Wiki grows fast. I first heard about it in 2004, when it was pretty new with only a few users. Now, it is so big, covering every corner of the world. I am not sure if the Chinese bloggers are more active now, maybe not as active as in the English version. But I believe people will soon fall in love with it.

If you just drop by HK in the period, come to the conference and have fun.

Thursday, August 03, 2006

Say something for Carlyle Group

As one of the biggest and government official-backed private equity funds in U.S., Carlyle may be already used to political pressure. But I couldn't quite understand why it faces so much hurdle in its deal in China.

I remembered cleard a classmate from U.S. once told me the nationalism among Chinese is very dangerous. I was angry to hear that at first, but then found the words had a point. In fact, as Chinese suffered a lot in the war before 1950s, they knew they have to love their nation as much as they can in order to survive. But the fact is that the country becomes bigger now, which means the nation needs to do things to strengthen herself, instead of just protecting herself. But most Chinese still hate Japan, though Japan has taught Chinese a lot of the industrilization and corporate governance. Governments, unfortunately, make use of this kind of nationalist to play on the politics.

Now, it is the same with foreign merge & acquistions in China. Government is afraid that it will lost control on the state-owned companies after selling stakes to foreign investors. So it tells people that it will do harm if foreign investors buy into the company. And then many people protest again, just like they did to the Japanese.

But people should try to investigate before making a judgement. Like Carlyle's deal to Xugong group, one of the biggest heave machine makers in China. Carlyle wants it, Xugong wants it, and even the local government wants it. Then why central government couldn't make a decion in the period as long as three months? Some competitors even said Xugong was sold cheaply. But that's not a reason, isn't it? When foreign investors first came to China in 1990s after Deng Xiaoping made the decision, they also thought China's things are cheap, the reason why they came and buy factories. Why people at that time didn't say the state-owned companies are sold cheap? More important, what Carlyle will bring will be a transparent governance system, which will be much better than a non-transparent company where a lot of bribery will happen?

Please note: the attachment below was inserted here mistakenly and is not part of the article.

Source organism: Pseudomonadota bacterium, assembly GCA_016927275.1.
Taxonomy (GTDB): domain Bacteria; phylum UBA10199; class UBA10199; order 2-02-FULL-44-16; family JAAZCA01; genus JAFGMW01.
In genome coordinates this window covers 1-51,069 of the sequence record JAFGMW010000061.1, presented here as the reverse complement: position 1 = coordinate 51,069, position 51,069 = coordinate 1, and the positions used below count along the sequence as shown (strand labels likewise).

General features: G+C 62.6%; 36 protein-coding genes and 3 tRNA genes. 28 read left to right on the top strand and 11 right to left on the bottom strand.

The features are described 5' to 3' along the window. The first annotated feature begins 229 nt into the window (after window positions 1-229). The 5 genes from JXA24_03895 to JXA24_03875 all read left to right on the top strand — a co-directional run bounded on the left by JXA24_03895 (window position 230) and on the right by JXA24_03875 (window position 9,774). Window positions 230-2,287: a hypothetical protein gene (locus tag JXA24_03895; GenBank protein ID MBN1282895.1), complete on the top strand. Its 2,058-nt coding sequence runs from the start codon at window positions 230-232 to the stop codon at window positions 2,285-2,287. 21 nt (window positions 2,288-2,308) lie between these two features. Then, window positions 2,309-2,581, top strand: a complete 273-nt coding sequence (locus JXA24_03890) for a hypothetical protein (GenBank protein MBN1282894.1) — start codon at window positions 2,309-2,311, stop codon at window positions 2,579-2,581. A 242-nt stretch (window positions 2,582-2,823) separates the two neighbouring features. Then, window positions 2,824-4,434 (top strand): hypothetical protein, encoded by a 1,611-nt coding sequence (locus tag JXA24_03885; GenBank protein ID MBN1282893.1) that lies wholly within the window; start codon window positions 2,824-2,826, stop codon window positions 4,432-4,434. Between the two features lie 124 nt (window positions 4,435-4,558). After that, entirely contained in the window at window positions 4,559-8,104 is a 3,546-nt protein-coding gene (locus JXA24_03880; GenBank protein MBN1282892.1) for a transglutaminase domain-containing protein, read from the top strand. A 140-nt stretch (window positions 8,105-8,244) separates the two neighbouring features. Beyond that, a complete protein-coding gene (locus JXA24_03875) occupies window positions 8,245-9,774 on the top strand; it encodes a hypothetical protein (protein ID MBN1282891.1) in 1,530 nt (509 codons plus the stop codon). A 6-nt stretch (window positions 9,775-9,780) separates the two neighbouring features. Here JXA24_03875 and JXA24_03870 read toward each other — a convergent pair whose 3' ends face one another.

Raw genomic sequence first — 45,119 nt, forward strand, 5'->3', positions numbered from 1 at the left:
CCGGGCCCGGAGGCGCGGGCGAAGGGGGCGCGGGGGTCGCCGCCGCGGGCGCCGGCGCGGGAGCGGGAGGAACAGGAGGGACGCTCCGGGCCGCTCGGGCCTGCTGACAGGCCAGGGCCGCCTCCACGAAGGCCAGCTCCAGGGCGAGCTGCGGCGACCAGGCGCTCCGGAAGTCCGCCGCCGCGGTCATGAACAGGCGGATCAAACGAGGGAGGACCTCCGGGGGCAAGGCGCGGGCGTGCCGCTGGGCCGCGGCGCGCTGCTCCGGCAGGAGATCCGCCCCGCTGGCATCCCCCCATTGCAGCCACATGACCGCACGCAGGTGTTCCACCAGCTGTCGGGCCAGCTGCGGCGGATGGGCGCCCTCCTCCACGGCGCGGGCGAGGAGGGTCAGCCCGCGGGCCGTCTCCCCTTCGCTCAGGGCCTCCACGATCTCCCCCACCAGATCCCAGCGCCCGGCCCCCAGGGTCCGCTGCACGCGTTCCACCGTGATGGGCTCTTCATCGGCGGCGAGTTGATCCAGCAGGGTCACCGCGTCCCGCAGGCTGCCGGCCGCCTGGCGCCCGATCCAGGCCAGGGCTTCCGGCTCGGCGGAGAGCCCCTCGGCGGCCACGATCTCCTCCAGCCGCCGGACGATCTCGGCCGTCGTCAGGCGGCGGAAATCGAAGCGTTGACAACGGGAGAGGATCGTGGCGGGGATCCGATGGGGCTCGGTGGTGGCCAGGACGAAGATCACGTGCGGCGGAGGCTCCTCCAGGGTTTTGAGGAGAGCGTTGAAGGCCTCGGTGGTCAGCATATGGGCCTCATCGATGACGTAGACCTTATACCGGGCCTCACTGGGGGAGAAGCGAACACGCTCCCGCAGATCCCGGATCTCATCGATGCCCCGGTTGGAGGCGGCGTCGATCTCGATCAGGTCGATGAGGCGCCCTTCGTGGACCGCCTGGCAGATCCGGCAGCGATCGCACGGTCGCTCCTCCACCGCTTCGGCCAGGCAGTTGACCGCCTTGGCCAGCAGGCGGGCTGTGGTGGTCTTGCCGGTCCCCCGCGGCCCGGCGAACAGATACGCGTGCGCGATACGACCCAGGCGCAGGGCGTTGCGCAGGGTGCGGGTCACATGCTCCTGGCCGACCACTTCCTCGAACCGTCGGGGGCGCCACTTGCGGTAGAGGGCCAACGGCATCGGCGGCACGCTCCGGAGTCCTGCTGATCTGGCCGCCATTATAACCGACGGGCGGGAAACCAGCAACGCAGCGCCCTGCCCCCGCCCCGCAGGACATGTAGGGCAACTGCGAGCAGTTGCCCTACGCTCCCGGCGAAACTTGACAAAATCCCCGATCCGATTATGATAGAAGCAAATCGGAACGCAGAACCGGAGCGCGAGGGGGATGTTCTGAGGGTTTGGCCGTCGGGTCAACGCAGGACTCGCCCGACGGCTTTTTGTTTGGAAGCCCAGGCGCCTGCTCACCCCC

I am not a Carlyle fun, but just want to make a balance when all the Chinese newspaper which blamed Carlyle all day and when Carlyle hasn't said anything. Today people even argued that Pacific Insurance, in which Carlyle bought a stake a few years before, was also sold cheap. Come on, a bread in China now is sold at least five times expensive compared with years ago, and why couldn't a company? If someone wants to sell and someone wants to buy, the deal should be made, and that's called market economy.